Courtesy of Sony Music Archives

On April 17, the lights at the Arlington Theatre slowly dimmed, the audience’s excited chatter shut down and a sense of quivering anticipation filled the room. Bright white light flooded the stage as  Terence Blanchard (trumpet), Devin Daniels (saxophone), James Genus (bass), Chris Potter (saxophone) and Trevor Lawrence Jr. (drums) walked on stage to uproarious applause from the audience. The sustained applause died down a touch only to rise by several pitches as the jazz master emerged from the darkness at the end of the stage. Herbie Hancock waved his hand at the audience and sent them into overdrive as he picked up the microphone and shouted “How are you doing Santa Barbara?” It set the tone for the rest of the night. 

Starting off with an overture covering his hits from over the years, Hancock and crew kept the audience on their toes during what seemed like the shortest 95 minutes ever. Filled with futuristic sounds and effects from Hancock’s trusty keyboard, the musicians unraveled a beautiful mosaic of innovative jazz improvisation that blended seamlessly with elements that could not have been more quintessentially jazz. Potter, who had until then laid low in the background, came forward and belted out an intricate saxophone solo filled with the essential eccentricities of Hancock’s funk. Lawrence Jr. was in the back pushing the overture with flawless beats while ensuring that he never overpowered the instrumentalists or stole the center stage. Potter was quickly joined by Blanchard and Daniels to bring the overture to a rousing end.  

Hancock grabbed the microphone and introduced the members of the band, each one with an anecdote of their own. The crew then launched into a series of Hancock’s hits as well as an arrangement by Blanchard, all featuring the legends’ very unique jazz DNA while showcasing a rare level of audio creativity through Hancock’s skillful use of the piano sound paired with his keyboard. The crowd cheered along, with some of the more inebriated audience members suggesting that Hancock play his whole discography. A surprised Hancock jokingly replied, “Has someone had a bit too much to drink?” 

Hancock brought the concert to a close using his synthesizer to ad lib to the audience. Hancock was having fun, playing  around with the audience and telling stories of what he learned from the COVID-19 pandemic while casually synthesizing his voice. “We are all one family” he crooned as the audience chuckled in agreement. Genus followed this with a gentle bass solo, with subtle harmonics and a lilting style that was similar to Mark Knopfler’s style in the classic “Sultans of Swing”. It was one of those rare solos that showcased immense talent without needing to be loud about it. The band came together to end on a sustained high as the audience leapt up to their feet in a spontaneous sea of applause.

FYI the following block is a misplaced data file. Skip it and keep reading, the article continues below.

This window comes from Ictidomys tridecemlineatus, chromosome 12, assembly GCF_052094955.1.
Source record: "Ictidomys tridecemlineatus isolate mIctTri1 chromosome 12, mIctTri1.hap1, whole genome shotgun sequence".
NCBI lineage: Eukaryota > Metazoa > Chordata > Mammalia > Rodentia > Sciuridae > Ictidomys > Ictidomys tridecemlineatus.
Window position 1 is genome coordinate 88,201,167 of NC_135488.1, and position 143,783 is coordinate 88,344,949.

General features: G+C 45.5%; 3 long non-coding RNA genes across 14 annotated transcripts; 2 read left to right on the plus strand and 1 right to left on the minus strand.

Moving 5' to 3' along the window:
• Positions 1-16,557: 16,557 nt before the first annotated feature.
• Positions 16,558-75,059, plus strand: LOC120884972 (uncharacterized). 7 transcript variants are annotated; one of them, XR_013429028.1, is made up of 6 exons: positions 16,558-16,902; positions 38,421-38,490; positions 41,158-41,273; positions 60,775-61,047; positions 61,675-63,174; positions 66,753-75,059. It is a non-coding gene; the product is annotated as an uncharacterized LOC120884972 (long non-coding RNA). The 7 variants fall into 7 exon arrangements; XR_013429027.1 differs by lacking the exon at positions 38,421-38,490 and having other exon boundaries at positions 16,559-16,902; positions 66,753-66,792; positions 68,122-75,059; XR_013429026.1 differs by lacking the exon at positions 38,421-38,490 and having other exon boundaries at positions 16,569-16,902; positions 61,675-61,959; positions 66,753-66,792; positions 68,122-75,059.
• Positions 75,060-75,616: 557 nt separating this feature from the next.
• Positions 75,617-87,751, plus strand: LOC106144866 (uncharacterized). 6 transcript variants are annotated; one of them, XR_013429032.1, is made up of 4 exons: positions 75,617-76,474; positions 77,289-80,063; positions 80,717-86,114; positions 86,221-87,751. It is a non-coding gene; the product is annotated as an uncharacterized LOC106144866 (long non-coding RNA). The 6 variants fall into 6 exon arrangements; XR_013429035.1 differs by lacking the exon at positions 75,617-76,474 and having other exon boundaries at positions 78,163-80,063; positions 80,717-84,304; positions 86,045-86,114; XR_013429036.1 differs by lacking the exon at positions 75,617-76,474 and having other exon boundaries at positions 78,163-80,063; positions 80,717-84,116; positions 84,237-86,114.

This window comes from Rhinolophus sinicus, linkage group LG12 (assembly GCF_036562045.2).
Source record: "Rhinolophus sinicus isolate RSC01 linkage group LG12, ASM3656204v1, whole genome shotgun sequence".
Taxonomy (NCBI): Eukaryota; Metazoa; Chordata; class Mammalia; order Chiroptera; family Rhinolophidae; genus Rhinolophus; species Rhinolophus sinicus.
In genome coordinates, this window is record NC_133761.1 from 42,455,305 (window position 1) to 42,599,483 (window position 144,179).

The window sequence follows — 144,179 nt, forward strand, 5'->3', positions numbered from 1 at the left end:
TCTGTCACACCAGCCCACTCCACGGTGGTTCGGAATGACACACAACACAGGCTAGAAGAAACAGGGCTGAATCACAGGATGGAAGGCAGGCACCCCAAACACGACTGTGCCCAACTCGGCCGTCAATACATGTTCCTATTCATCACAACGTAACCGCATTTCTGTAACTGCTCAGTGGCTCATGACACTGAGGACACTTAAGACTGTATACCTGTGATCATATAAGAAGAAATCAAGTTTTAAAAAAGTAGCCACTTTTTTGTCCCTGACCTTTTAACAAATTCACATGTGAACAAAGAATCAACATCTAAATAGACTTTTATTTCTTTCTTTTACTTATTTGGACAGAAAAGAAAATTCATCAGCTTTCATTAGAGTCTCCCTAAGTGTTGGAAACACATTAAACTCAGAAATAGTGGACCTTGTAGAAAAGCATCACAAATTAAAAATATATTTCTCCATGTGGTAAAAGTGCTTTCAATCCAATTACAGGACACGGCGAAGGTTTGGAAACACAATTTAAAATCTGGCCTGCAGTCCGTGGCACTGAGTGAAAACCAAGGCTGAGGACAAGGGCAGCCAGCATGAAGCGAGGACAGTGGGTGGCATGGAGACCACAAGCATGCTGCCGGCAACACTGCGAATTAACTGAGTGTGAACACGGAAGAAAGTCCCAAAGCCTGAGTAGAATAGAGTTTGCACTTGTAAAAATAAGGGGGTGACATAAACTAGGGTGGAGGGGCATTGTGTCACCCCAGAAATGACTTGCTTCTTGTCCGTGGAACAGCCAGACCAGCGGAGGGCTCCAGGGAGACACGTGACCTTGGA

The seemingly unending applause became deafening as Hancock said, “There is one more thing we want to do,” and nonchalantly walked over to the keytar on the side of the stage. The 84-year-old Hancock picked up the keytar, swung it over his shoulder in true rockstar fashion and played the intro to “Chameleon.” The audience members who were slowly leaving the auditorium quickly took back their seats. For the next nine minutes, Hancock and the crew enjoyed a jazz extravaganza on stage as each one of them ad-libbed and soloed on one of Hancock’s essential hits. 

Being at the Arlington Theatre on Thursday was an experience that was truly transformative. Jazz tends to be so, given that it is a creative medium that is so deeply rooted in improvisation. To see Hancock, the pioneer of a sound that is so uniquely his, continue to explore musical avenues 50 years into his prolific career is a testament to the youthful nature of music and the endless possibilities to explore. The audience was filled with people young and old, some of whom were possibly not even half as old as Hancock’s career. The fact that Hancock’s music and creativity still draws audiences separated from him by generations only goes to show the timelessness of his creations. One is left wondering where the inspiration to remain relentlessly creative comes from, but as Hancock cheerily waved  to the audience members as they walked out, it became a touch more evident that it stems from his ability to remain vivacious and evergreen. And, of course, the fact that the legend is full of heart, every note stemmed from his soul.